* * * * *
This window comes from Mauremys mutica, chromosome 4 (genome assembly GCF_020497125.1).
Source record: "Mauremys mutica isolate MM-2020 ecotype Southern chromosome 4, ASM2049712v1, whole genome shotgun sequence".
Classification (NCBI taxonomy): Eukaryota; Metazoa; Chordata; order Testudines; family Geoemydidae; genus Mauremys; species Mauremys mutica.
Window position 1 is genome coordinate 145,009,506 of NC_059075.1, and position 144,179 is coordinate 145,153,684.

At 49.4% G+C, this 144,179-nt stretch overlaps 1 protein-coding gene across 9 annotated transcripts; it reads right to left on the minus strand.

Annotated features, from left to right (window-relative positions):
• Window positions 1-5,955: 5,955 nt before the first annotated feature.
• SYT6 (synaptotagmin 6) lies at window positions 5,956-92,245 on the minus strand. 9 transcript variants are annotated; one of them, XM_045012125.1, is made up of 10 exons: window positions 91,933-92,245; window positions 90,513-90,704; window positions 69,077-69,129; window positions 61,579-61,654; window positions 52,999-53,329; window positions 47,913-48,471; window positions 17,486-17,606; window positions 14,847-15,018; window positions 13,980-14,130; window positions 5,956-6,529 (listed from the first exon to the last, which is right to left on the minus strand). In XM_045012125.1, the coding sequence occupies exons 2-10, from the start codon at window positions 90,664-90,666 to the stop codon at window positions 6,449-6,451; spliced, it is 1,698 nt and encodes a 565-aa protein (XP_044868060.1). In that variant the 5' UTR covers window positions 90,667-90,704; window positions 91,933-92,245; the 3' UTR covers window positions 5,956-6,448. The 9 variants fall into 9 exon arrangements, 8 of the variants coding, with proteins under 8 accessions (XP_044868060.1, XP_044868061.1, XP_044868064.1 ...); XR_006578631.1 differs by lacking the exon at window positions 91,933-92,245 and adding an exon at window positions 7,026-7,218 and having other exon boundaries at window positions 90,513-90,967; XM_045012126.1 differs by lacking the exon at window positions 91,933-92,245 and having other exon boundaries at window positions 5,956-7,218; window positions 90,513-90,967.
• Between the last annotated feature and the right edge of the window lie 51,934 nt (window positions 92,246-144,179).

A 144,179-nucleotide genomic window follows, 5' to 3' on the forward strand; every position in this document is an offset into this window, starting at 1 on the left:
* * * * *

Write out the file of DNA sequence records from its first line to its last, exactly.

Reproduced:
This window comes from Mauremys mutica, chromosome 4 (genome assembly GCF_020497125.1).
Source record: "Mauremys mutica isolate MM-2020 ecotype Southern chromosome 4, ASM2049712v1, whole genome shotgun sequence".
Classification (NCBI taxonomy): Eukaryota; Metazoa; Chordata; order Testudines; family Geoemydidae; genus Mauremys; species Mauremys mutica.
Window position 1 is genome coordinate 145,009,506 of NC_059075.1, and position 144,179 is coordinate 145,153,684.

At 49.4% G+C, this 144,179-nt stretch overlaps 1 protein-coding gene across 9 annotated transcripts; it reads right to left on the minus strand.

Annotated features, from left to right (window-relative positions):
• Window positions 1-5,955: 5,955 nt before the first annotated feature.
• SYT6 (synaptotagmin 6) lies at window positions 5,956-92,245 on the minus strand. 9 transcript variants are annotated; one of them, XM_045012125.1, is made up of 10 exons: window positions 91,933-92,245; window positions 90,513-90,704; window positions 69,077-69,129; window positions 61,579-61,654; window positions 52,999-53,329; window positions 47,913-48,471; window positions 17,486-17,606; window positions 14,847-15,018; window positions 13,980-14,130; window positions 5,956-6,529 (listed from the first exon to the last, which is right to left on the minus strand). In XM_045012125.1, the coding sequence occupies exons 2-10, from the start codon at window positions 90,664-90,666 to the stop codon at window positions 6,449-6,451; spliced, it is 1,698 nt and encodes a 565-aa protein (XP_044868060.1). In that variant the 5' UTR covers window positions 90,667-90,704; window positions 91,933-92,245; the 3' UTR covers window positions 5,956-6,448. The 9 variants fall into 9 exon arrangements, 8 of the variants coding, with proteins under 8 accessions (XP_044868060.1, XP_044868061.1, XP_044868064.1 ...); XR_006578631.1 differs by lacking the exon at window positions 91,933-92,245 and adding an exon at window positions 7,026-7,218 and having other exon boundaries at window positions 90,513-90,967; XM_045012126.1 differs by lacking the exon at window positions 91,933-92,245 and having other exon boundaries at window positions 5,956-7,218; window positions 90,513-90,967.
• Between the last annotated feature and the right edge of the window lie 51,934 nt (window positions 92,246-144,179).

A 144,179-nucleotide genomic window follows, 5' to 3' on the forward strand; every position in this document is an offset into this window, starting at 1 on the left: